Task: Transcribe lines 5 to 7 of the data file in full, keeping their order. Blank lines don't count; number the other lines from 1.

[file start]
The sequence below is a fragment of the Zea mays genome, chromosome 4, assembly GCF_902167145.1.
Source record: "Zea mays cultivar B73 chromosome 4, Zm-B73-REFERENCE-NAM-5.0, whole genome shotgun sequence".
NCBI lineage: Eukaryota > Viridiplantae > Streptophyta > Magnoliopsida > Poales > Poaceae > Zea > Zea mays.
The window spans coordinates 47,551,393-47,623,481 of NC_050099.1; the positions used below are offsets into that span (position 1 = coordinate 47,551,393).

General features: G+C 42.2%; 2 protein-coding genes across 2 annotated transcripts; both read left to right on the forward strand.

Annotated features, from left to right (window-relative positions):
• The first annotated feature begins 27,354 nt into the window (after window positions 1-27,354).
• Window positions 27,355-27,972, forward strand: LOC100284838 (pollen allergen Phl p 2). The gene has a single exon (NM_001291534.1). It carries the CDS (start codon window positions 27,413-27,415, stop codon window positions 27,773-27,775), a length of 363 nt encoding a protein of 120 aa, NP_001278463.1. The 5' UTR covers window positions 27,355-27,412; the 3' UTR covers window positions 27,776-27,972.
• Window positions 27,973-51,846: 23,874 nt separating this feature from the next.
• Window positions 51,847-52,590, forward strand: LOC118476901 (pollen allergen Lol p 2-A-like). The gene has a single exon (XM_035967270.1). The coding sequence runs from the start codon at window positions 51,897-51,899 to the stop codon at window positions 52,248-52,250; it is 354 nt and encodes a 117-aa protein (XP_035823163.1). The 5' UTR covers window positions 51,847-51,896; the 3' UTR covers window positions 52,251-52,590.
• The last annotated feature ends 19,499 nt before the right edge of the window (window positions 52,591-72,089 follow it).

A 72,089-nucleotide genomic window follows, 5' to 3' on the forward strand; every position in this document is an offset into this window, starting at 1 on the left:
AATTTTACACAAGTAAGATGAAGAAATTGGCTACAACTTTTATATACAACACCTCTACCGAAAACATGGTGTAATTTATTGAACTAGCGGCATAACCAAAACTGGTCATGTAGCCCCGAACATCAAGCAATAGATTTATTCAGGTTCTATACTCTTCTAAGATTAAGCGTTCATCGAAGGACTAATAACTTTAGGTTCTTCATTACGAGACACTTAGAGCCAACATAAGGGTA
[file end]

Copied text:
General features: G+C 42.2%; 2 protein-coding genes across 2 annotated transcripts; both read left to right on the forward strand.

Annotated features, from left to right (window-relative positions):
• The first annotated feature begins 27,354 nt into the window (after window positions 1-27,354).